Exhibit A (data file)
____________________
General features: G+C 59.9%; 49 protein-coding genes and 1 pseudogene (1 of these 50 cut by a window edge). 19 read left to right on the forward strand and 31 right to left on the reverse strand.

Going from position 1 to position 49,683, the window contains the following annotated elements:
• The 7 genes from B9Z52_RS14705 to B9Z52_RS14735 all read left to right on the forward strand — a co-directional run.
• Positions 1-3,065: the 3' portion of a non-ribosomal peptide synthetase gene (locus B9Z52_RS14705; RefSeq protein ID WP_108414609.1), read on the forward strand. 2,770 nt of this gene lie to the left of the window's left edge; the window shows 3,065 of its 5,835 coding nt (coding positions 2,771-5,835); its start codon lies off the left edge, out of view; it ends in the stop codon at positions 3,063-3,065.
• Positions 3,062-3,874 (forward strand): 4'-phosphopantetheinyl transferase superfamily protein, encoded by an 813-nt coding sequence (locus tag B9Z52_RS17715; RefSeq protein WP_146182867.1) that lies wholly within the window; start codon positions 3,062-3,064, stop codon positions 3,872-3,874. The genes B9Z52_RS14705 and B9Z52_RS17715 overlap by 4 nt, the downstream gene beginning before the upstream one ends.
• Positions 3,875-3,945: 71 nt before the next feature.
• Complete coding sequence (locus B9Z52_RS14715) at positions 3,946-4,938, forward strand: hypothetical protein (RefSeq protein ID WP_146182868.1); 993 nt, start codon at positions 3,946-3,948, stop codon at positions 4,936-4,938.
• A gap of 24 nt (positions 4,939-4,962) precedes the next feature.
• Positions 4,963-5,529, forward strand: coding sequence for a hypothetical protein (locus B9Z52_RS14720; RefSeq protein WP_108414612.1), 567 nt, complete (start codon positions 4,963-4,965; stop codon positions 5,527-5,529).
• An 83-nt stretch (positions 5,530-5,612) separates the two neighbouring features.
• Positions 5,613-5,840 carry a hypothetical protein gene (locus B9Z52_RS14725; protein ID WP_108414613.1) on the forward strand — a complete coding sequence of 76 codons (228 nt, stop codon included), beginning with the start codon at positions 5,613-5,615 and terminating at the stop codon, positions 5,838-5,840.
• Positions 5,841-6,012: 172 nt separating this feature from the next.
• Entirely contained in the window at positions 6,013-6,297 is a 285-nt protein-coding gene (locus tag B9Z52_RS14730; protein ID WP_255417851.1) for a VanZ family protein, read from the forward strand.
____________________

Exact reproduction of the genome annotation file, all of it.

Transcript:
General features: G+C 59.9%; 49 protein-coding genes and 1 pseudogene (1 of these 50 cut by a window edge). 19 read left to right on the forward strand and 31 right to left on the reverse strand.

Going from position 1 to position 49,683, the window contains the following annotated elements:
• The 7 genes from B9Z52_RS14705 to B9Z52_RS14735 all read left to right on the forward strand — a co-directional run.
• Positions 1-3,065: the 3' portion of a non-ribosomal peptide synthetase gene (locus B9Z52_RS14705; RefSeq protein ID WP_108414609.1), read on the forward strand. 2,770 nt of this gene lie to the left of the window's left edge; the window shows 3,065 of its 5,835 coding nt (coding positions 2,771-5,835); its start codon lies off the left edge, out of view; it ends in the stop codon at positions 3,063-3,065.
• Positions 3,062-3,874 (forward strand): 4'-phosphopantetheinyl transferase superfamily protein, encoded by an 813-nt coding sequence (locus tag B9Z52_RS17715; RefSeq protein WP_146182867.1) that lies wholly within the window; start codon positions 3,062-3,064, stop codon positions 3,872-3,874. The genes B9Z52_RS14705 and B9Z52_RS17715 overlap by 4 nt, the downstream gene beginning before the upstream one ends.
• Positions 3,875-3,945: 71 nt before the next feature.
• Complete coding sequence (locus B9Z52_RS14715) at positions 3,946-4,938, forward strand: hypothetical protein (RefSeq protein ID WP_146182868.1); 993 nt, start codon at positions 3,946-3,948, stop codon at positions 4,936-4,938.
• A gap of 24 nt (positions 4,939-4,962) precedes the next feature.
• Positions 4,963-5,529, forward strand: coding sequence for a hypothetical protein (locus B9Z52_RS14720; RefSeq protein WP_108414612.1), 567 nt, complete (start codon positions 4,963-4,965; stop codon positions 5,527-5,529).
• An 83-nt stretch (positions 5,530-5,612) separates the two neighbouring features.
• Positions 5,613-5,840 carry a hypothetical protein gene (locus B9Z52_RS14725; protein ID WP_108414613.1) on the forward strand — a complete coding sequence of 76 codons (228 nt, stop codon included), beginning with the start codon at positions 5,613-5,615 and terminating at the stop codon, positions 5,838-5,840.
• Positions 5,841-6,012: 172 nt separating this feature from the next.
• Entirely contained in the window at positions 6,013-6,297 is a 285-nt protein-coding gene (locus tag B9Z52_RS14730; protein ID WP_255417851.1) for a VanZ family protein, read from the forward strand.